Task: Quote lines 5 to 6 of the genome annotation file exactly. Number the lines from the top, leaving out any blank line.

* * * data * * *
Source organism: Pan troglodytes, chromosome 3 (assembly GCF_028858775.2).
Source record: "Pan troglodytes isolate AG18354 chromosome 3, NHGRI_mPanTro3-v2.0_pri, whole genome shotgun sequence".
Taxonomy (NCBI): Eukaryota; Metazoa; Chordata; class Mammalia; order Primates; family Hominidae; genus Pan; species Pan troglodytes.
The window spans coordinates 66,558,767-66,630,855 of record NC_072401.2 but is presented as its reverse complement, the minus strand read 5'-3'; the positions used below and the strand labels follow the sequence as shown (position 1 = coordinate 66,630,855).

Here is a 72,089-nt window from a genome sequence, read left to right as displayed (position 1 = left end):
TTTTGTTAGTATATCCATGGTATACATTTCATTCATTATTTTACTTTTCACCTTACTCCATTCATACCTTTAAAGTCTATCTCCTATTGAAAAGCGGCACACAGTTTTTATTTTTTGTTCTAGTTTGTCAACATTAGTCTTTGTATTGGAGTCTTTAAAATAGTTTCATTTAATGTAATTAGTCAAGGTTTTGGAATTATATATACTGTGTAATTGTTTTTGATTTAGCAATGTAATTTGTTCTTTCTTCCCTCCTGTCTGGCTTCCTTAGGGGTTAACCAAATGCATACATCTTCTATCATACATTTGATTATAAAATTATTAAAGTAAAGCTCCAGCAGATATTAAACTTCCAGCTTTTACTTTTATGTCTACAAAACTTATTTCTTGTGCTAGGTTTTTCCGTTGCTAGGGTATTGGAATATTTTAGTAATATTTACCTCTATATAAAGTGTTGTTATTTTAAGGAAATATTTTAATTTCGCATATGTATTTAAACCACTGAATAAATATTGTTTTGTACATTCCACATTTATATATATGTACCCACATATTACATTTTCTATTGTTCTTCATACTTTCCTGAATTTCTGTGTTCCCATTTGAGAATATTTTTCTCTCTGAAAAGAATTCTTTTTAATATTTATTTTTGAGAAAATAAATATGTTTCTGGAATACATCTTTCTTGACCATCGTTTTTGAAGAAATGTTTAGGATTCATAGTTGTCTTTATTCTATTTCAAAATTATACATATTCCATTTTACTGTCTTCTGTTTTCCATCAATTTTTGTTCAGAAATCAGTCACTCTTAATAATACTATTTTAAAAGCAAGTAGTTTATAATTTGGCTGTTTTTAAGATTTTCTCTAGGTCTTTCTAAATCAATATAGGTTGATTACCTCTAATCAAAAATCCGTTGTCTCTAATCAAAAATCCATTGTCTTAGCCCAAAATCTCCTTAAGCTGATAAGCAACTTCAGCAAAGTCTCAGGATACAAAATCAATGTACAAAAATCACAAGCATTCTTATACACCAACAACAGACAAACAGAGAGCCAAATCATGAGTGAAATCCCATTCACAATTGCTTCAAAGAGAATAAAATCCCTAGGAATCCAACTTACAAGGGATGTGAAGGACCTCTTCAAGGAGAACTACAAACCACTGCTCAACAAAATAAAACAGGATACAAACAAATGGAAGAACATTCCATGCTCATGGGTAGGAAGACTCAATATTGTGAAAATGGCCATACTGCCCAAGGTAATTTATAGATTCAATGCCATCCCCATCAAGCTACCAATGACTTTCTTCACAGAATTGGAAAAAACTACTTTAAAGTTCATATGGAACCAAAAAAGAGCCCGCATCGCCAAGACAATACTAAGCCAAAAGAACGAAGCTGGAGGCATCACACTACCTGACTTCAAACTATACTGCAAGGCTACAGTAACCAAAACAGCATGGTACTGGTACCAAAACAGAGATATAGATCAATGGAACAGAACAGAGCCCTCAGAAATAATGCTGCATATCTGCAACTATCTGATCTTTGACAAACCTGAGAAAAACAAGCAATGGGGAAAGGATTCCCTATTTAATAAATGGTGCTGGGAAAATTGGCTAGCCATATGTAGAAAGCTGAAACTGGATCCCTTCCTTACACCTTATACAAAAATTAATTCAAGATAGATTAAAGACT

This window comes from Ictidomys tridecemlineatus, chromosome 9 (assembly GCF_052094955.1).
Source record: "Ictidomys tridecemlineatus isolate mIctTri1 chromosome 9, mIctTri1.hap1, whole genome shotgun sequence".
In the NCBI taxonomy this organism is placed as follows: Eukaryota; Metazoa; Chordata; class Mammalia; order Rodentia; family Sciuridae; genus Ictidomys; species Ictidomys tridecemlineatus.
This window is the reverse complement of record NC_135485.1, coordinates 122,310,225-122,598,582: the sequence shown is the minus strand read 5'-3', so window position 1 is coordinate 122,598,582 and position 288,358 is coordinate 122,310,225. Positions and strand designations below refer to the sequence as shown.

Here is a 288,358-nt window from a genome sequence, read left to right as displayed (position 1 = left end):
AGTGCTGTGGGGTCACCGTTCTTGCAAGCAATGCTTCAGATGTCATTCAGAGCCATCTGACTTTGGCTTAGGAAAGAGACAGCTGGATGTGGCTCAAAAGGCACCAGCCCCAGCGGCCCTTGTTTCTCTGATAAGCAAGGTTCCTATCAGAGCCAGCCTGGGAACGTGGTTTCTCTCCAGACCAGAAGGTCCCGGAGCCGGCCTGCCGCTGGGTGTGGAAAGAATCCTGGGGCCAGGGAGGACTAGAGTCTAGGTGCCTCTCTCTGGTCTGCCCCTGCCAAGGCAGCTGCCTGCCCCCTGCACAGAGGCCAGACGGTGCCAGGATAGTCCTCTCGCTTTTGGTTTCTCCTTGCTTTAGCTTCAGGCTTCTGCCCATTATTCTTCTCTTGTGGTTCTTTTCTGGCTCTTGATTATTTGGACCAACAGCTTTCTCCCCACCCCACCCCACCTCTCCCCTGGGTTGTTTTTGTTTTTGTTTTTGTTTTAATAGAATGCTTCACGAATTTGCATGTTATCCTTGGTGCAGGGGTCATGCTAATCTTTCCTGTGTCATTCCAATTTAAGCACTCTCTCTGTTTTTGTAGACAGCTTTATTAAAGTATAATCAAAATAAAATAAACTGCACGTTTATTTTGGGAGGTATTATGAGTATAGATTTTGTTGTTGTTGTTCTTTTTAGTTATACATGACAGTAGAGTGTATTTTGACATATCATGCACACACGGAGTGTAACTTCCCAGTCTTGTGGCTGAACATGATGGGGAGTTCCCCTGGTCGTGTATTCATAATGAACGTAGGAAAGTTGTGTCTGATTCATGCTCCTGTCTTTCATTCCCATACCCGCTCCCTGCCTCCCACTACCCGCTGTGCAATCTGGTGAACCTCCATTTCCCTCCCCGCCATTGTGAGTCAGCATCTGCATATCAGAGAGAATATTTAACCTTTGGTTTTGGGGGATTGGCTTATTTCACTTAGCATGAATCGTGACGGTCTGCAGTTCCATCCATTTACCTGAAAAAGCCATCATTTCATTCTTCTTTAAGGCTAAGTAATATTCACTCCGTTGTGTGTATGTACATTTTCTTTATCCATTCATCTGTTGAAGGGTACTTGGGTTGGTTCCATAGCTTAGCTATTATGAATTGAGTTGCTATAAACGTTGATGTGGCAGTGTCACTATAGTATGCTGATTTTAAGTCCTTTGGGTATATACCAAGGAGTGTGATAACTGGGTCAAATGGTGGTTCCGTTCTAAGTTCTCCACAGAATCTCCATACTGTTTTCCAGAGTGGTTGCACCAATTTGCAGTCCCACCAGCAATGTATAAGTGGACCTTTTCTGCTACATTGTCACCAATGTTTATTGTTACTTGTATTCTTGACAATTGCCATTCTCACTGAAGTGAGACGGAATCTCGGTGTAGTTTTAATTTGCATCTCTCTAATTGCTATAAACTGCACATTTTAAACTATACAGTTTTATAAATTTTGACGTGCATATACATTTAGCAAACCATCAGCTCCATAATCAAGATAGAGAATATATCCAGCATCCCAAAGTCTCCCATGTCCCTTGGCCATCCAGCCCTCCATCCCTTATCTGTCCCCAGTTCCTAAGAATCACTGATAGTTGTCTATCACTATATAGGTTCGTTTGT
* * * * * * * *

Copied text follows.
Here is a 72,089-nt window from a genome sequence, read left to right as displayed (position 1 = left end):
TTTTGTTAGTATATCCATGGTATACATTTCATTCATTATTTTACTTTTCACCTTACTCCATTCATACCTTTAAAGTCTATCTCCTATTGAAAAGCGGCACACAGTTTTTATTTTTTGTTCTAGTTTGTCAACATTAGTCTTTGTATTGGAGTCTTTAAAATAGTTTCATTTAATGTAATTAGTCAAGGTTTTGGAATTATATATACTGTGTAATTGTTTTTGATTTAGCAATGTAATTTGTTCTTTCTTCCCTCCTGTCTGGCTTCCTTAGGGGTTAACCAAATGCATACATCTTCTATCATACATTTGATTATAAAATTATTAAAGTAAAGCTCCAGCAGATATTAAACTTCCAGCTTTTACTTTTATGTCTACAAAACTTATTTCTTGTGCTAGGTTTTTCCGTTGCTAGGGTATTGGAATATTTTAGTAATATTTACCTCTATATAAAGTGTTGTTATTTTAAGGAAATATTTTAATTTCGCATATGTATTTAAACCACTGAATAAATATTGTTTTGTACATTCCACATTTATATATATGTACCCACATATTACATTTTCTATTGTTCTTCATACTTTCCTGAATTTCTGTGTTCCCATTTGAGAATATTTTTCTCTCTGAAAAGAATTCTTTTTAATATTTATTTTTGAGAAAATAAATATGTTTCTGGAATACATCTTTCTTGACCATCGTTTTTGAAGAAATGTTTAGGATTCATAGTTGTCTTTATTCTATTTCAAAATTATACATATTCCATTTTACTGTCTTCTGTTTTCCATCAATTTTTGTTCAGAAATCAGTCACTCTTAATAATACTATTTTAAAAGCAAGTAGTTTATAATTTGGCTGTTTTTAAGATTTTCTCTAGGTCTTTCTAAATCAATATAGGTTGATTACCTCTAATCAAAAATCCGTTGTCTCTAATCAAAAATCCATTGTCTTAGCCCAAAATCTCCTTAAGCTGATAAGCAACTTCAGCAAAGTCTCAGGATACAAAATCAATGTACAAAAATCACAAGCATTCTTATACACCAACAACAGACAAACAGAGAGCCAAATCATGAGTGAAATCCCATTCACAATTGCTTCAAAGAGAATAAAATCCCTAGGAATCCAACTTACAAGGGATGTGAAGGACCTCTTCAAGGAGAACTACAAACCACTGCTCAACAAAATAAAACAGGATACAAACAAATGGAAGAACATTCCATGCTCATGGGTAGGAAGACTCAATATTGTGAAAATGGCCATACTGCCCAAGGTAATTTATAGATTCAATGCCATCCCCATCAAGCTACCAATGACTTTCTTCACAGAATTGGAAAAAACTACTTTAAAGTTCATATGGAACCAAAAAAGAGCCCGCATCGCCAAGACAATACTAAGCCAAAAGAACGAAGCTGGAGGCATCACACTACCTGACTTCAAACTATACTGCAAGGCTACAGTAACCAAAACAGCATGGTACTGGTACCAAAACAGAGATATAGATCAATGGAACAGAACAGAGCCCTCAGAAATAATGCTGCATATCTGCAACTATCTGATCTTTGACAAACCTGAGAAAAACAAGCAATGGGGAAAGGATTCCCTATTTAATAAATGGTGCTGGGAAAATTGGCTAGCCATATGTAGAAAGCTGAAACTGGATCCCTTCCTTACACCTTATACAAAAATTAATTCAAGATAGATTAAAGACT